OPEC meeting format
Ordinary meetings are held twice a year, at the organisation’s headquarters in Vienna. Generally, these meetings are six months apart. Extraordinary meetings – which occur outside of the biannual schedule – can also be arranged for matters that cannot wait until the organisation is next meant to meet.
Decisions are announced via press conference on the day of each meeting, with most decisions becoming effective 30 days later (except where another date is agreed, or the decision is vetoed by a member before it is implemented).
OPEC also publishes monthly and annual oil market reports, as well as an annual world oil outlook report which assesses the long-term prospects for oil.
OPEC calendar 2021
|15th OPEC and non-OPEC ministerial meeting||1 April 2021|
At the last OPEC meeting – which concluded on 4 March 2021 – the participating members agreed to continue with the production levels of April 2021 for March 2021. Russia and Kazakhstan are exceptions to this, and the countries will be allowed to increase production by 130,000 and 20,000 barrels per day respectively, due to continued seasonal consumption patterns.
The production levels of March recognised the need to gradually return around 2 million barrels a day to the market supply. They also reconfirmed the commitment to increase monthly production by 500,000 barrels a day – starting in January 2021.
The meeting noted that since April 2020, OPEC and non-OPEC countries had withheld 2.3 billion barrels of oil by end of January 2021 – stating that these measures will help to rebalance the oil market.
Which countries are members of OPEC?
When OPEC was formed in 1960, it had five founding members: Iran, Iraq, Kuwait, Saudi Arabia and Venezuela. Since then, the organisation has grown to include 13 member countries (as of June 2020).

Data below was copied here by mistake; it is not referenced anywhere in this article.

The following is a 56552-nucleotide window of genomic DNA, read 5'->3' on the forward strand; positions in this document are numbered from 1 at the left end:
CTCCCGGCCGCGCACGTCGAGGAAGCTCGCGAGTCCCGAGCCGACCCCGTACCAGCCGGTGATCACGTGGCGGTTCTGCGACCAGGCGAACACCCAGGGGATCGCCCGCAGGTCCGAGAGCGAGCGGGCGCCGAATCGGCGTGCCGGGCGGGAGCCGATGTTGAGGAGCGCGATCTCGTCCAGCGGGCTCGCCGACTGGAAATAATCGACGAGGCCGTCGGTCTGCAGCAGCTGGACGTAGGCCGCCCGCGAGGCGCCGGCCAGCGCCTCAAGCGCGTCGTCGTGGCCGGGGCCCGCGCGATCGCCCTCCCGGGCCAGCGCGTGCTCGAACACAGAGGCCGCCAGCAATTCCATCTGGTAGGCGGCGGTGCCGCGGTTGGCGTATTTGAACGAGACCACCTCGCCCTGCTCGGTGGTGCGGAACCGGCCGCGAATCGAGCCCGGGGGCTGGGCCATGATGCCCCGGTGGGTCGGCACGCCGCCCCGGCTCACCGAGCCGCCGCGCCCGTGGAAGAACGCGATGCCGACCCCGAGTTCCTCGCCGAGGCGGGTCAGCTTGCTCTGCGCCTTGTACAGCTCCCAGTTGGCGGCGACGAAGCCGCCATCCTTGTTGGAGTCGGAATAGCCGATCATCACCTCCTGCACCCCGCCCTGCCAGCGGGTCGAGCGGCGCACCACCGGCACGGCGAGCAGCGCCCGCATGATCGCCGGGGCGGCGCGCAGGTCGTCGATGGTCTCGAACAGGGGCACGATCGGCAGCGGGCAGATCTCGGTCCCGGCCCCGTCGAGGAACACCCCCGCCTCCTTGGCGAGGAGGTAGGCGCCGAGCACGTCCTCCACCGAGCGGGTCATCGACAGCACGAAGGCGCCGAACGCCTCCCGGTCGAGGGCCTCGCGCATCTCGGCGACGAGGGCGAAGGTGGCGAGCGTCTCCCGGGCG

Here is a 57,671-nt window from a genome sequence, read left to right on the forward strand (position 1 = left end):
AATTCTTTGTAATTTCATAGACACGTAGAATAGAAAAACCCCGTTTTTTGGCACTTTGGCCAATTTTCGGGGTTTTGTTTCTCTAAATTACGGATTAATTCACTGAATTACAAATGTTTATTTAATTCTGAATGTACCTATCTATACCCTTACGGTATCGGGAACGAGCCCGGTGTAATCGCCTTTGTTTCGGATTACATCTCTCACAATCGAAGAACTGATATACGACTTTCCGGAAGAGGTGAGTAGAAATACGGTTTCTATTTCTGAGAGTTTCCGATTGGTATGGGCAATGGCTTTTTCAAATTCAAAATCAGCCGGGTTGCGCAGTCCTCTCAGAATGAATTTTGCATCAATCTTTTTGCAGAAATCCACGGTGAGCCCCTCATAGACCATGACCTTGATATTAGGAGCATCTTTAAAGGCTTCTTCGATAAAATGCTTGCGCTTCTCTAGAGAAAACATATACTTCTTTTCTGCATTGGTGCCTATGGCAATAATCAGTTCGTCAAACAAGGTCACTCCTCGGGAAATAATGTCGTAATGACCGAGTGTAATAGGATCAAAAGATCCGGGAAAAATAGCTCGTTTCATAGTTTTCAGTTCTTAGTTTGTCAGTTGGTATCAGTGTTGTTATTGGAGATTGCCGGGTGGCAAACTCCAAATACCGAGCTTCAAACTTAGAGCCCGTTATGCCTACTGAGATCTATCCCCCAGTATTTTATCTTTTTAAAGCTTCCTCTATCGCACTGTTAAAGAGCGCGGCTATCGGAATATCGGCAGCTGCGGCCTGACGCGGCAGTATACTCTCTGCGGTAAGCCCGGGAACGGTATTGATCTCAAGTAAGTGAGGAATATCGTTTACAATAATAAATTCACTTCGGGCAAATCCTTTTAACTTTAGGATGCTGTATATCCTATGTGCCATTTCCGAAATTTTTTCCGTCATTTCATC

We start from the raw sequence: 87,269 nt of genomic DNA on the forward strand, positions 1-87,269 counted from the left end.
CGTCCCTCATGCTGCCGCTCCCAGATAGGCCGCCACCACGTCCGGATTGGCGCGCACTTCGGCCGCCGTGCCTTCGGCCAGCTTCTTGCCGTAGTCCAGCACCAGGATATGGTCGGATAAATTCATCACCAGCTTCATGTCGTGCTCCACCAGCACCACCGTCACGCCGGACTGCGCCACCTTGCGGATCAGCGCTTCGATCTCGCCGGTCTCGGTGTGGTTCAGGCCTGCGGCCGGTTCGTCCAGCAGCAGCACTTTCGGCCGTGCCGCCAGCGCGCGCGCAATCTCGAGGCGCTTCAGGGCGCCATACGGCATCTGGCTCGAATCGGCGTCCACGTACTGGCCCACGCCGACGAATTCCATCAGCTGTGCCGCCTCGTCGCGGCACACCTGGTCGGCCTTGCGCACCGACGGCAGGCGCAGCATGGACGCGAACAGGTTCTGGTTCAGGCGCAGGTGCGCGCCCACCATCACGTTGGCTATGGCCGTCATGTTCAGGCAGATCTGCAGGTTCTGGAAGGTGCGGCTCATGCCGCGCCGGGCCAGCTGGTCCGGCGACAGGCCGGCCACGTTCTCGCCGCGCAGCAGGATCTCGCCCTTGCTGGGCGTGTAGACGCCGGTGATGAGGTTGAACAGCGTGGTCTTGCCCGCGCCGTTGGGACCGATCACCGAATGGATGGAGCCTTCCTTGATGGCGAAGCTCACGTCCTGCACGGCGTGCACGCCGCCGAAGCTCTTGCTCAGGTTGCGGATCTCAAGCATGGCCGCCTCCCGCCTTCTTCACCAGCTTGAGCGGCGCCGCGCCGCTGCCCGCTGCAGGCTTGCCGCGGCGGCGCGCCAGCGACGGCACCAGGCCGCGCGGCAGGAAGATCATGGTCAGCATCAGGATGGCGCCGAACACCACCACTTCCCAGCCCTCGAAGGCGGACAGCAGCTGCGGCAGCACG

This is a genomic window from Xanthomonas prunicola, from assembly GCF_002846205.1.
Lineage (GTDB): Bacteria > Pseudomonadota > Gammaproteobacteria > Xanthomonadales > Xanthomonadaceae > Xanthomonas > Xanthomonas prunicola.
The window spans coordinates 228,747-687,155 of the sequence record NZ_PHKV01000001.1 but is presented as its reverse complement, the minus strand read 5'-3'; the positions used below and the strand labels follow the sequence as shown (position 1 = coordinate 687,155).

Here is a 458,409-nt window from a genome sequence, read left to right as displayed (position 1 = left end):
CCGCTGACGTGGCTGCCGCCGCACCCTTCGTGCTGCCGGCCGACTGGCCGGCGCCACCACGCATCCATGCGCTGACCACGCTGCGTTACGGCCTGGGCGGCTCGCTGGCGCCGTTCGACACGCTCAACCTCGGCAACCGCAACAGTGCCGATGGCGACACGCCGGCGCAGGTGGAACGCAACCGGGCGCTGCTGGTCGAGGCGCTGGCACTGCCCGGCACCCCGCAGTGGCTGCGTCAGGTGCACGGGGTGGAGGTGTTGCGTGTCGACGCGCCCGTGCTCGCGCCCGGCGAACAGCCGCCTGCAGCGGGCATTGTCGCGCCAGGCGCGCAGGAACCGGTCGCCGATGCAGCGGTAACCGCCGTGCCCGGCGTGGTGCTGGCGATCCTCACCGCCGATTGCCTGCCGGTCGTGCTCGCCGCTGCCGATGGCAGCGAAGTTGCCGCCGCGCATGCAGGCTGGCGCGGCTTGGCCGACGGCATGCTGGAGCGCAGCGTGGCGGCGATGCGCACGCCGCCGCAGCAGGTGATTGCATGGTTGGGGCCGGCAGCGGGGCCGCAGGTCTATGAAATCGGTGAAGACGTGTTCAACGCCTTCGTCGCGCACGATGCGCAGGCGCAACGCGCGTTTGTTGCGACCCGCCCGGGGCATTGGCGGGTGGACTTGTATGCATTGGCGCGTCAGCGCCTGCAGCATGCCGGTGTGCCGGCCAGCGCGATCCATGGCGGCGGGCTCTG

Each country is expected to send one or more delegates to each conference meeting, but there must be at least two-thirds in attendance for the meeting to obtain quorum. If a country’s delegation consists of more than one person, they must appoint a head of the delegation. This is usually the country’s oil or energy minister.
Each country has a single vote, and countries must vote unanimously before any change to policy can be implemented. Other countries may attend meetings as observers, but they do not get a vote.
Other major producers – such as Russia, Mexico and Kazakhstan – also sometimes attend OPEC meetings as non-voting observers to coordinate production levels. These countries – particularly Russia – can have a bearing effect on the outcome of OPEC meetings.
|United Arab Emirates||1967|
|Republic of the Congo||2018|
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What is the OPEC meeting?
The OPEC meeting is a twice-yearly session in which the organisation sets oil production quotas for each of its 13 member countries. These quotas are important because they affect the global supply of oil and, in turn, its price.